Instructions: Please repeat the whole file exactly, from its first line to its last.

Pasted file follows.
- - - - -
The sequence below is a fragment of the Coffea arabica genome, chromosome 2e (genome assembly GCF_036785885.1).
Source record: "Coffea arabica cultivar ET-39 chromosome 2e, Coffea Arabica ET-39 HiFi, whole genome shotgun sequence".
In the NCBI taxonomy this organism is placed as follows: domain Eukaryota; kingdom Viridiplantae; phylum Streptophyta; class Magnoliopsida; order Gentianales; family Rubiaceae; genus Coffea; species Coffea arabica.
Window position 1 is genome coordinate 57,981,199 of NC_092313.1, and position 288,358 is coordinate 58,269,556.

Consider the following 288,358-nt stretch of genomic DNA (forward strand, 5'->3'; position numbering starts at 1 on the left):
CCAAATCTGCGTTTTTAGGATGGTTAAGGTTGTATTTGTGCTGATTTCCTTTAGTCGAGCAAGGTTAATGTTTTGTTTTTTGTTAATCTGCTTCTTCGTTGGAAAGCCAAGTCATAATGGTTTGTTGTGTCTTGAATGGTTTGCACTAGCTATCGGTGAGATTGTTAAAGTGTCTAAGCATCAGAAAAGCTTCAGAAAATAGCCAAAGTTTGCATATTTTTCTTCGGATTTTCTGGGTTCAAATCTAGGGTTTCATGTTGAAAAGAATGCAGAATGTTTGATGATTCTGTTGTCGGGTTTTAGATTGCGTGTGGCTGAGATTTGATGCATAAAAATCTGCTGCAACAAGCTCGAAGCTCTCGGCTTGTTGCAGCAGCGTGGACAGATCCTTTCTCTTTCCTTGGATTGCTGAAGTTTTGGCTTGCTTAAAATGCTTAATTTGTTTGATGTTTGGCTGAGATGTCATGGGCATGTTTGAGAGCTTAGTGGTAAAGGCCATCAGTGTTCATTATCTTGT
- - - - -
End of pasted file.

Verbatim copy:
The sequence below is a fragment of the Coffea arabica genome, chromosome 2e (genome assembly GCF_036785885.1).
Source record: "Coffea arabica cultivar ET-39 chromosome 2e, Coffea Arabica ET-39 HiFi, whole genome shotgun sequence".
In the NCBI taxonomy this organism is placed as follows: domain Eukaryota; kingdom Viridiplantae; phylum Streptophyta; class Magnoliopsida; order Gentianales; family Rubiaceae; genus Coffea; species Coffea arabica.
Window position 1 is genome coordinate 57,981,199 of NC_092313.1, and position 288,358 is coordinate 58,269,556.

Consider the following 288,358-nt stretch of genomic DNA (forward strand, 5'->3'; position numbering starts at 1 on the left):
CCAAATCTGCGTTTTTAGGATGGTTAAGGTTGTATTTGTGCTGATTTCCTTTAGTCGAGCAAGGTTAATGTTTTGTTTTTTGTTAATCTGCTTCTTCGTTGGAAAGCCAAGTCATAATGGTTTGTTGTGTCTTGAATGGTTTGCACTAGCTATCGGTGAGATTGTTAAAGTGTCTAAGCATCAGAAAAGCTTCAGAAAATAGCCAAAGTTTGCATATTTTTCTTCGGATTTTCTGGGTTCAAATCTAGGGTTTCATGTTGAAAAGAATGCAGAATGTTTGATGATTCTGTTGTCGGGTTTTAGATTGCGTGTGGCTGAGATTTGATGCATAAAAATCTGCTGCAACAAGCTCGAAGCTCTCGGCTTGTTGCAGCAGCGTGGACAGATCCTTTCTCTTTCCTTGGATTGCTGAAGTTTTGGCTTGCTTAAAATGCTTAATTTGTTTGATGTTTGGCTGAGATGTCATGGGCATGTTTGAGAGCTTAGTGGTAAAGGCCATCAGTGTTCATTATCTTGT